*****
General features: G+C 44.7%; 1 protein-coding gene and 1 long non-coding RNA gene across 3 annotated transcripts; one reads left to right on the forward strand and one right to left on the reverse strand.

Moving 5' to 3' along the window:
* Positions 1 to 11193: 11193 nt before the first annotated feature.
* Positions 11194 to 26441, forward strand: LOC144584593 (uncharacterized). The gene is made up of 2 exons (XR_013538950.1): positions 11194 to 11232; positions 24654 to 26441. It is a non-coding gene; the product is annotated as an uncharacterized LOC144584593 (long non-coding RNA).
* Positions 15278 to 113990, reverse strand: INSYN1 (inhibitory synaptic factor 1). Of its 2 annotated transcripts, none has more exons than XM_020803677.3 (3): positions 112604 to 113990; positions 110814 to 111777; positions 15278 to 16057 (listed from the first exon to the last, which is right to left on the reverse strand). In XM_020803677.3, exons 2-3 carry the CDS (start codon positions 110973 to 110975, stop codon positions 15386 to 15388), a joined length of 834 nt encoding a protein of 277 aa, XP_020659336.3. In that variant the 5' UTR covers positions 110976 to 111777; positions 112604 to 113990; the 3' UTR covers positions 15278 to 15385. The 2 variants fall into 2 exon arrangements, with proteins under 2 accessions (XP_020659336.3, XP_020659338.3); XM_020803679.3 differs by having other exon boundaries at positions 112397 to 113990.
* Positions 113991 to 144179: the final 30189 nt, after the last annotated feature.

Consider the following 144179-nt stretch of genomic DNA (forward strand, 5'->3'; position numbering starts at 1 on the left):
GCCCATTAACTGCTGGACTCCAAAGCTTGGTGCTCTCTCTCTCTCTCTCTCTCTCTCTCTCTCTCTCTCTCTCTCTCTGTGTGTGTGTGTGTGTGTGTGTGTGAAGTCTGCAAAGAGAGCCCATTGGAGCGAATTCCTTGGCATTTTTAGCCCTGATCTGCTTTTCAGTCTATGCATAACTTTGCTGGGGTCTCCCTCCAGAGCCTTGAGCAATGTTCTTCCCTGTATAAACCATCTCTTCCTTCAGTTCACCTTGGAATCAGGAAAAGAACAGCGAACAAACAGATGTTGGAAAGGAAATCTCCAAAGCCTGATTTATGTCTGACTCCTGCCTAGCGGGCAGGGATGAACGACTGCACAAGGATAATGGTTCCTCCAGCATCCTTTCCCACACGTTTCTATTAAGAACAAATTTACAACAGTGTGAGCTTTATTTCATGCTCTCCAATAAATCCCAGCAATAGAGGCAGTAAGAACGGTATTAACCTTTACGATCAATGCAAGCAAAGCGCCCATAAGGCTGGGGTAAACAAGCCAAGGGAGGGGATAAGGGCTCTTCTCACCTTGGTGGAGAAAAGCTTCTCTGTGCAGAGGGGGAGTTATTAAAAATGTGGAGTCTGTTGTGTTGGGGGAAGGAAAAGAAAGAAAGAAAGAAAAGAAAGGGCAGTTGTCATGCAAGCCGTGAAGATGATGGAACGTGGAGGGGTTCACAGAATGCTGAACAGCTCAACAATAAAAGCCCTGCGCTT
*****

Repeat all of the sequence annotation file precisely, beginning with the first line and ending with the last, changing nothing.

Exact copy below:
General features: G+C 44.7%; 1 protein-coding gene and 1 long non-coding RNA gene across 3 annotated transcripts; one reads left to right on the forward strand and one right to left on the reverse strand.

Moving 5' to 3' along the window:
* Positions 1 to 11193: 11193 nt before the first annotated feature.
* Positions 11194 to 26441, forward strand: LOC144584593 (uncharacterized). The gene is made up of 2 exons (XR_013538950.1): positions 11194 to 11232; positions 24654 to 26441. It is a non-coding gene; the product is annotated as an uncharacterized LOC144584593 (long non-coding RNA).
* Positions 15278 to 113990, reverse strand: INSYN1 (inhibitory synaptic factor 1). Of its 2 annotated transcripts, none has more exons than XM_020803677.3 (3): positions 112604 to 113990; positions 110814 to 111777; positions 15278 to 16057 (listed from the first exon to the last, which is right to left on the reverse strand). In XM_020803677.3, exons 2-3 carry the CDS (start codon positions 110973 to 110975, stop codon positions 15386 to 15388), a joined length of 834 nt encoding a protein of 277 aa, XP_020659336.3. In that variant the 5' UTR covers positions 110976 to 111777; positions 112604 to 113990; the 3' UTR covers positions 15278 to 15385. The 2 variants fall into 2 exon arrangements, with proteins under 2 accessions (XP_020659336.3, XP_020659338.3); XM_020803679.3 differs by having other exon boundaries at positions 112397 to 113990.
* Positions 113991 to 144179: the final 30189 nt, after the last annotated feature.

Consider the following 144179-nt stretch of genomic DNA (forward strand, 5'->3'; position numbering starts at 1 on the left):
GCCCATTAACTGCTGGACTCCAAAGCTTGGTGCTCTCTCTCTCTCTCTCTCTCTCTCTCTCTCTCTCTCTCTCTCTCTGTGTGTGTGTGTGTGTGTGTGTGTGAAGTCTGCAAAGAGAGCCCATTGGAGCGAATTCCTTGGCATTTTTAGCCCTGATCTGCTTTTCAGTCTATGCATAACTTTGCTGGGGTCTCCCTCCAGAGCCTTGAGCAATGTTCTTCCCTGTATAAACCATCTCTTCCTTCAGTTCACCTTGGAATCAGGAAAAGAACAGCGAACAAACAGATGTTGGAAAGGAAATCTCCAAAGCCTGATTTATGTCTGACTCCTGCCTAGCGGGCAGGGATGAACGACTGCACAAGGATAATGGTTCCTCCAGCATCCTTTCCCACACGTTTCTATTAAGAACAAATTTACAACAGTGTGAGCTTTATTTCATGCTCTCCAATAAATCCCAGCAATAGAGGCAGTAAGAACGGTATTAACCTTTACGATCAATGCAAGCAAAGCGCCCATAAGGCTGGGGTAAACAAGCCAAGGGAGGGGATAAGGGCTCTTCTCACCTTGGTGGAGAAAAGCTTCTCTGTGCAGAGGGGGAGTTATTAAAAATGTGGAGTCTGTTGTGTTGGGGGAAGGAAAAGAAAGAAAGAAAGAAAAGAAAGGGCAGTTGTCATGCAAGCCGTGAAGATGATGGAACGTGGAGGGGTTCACAGAATGCTGAACAGCTCAACAATAAAAGCCCTGCGCTT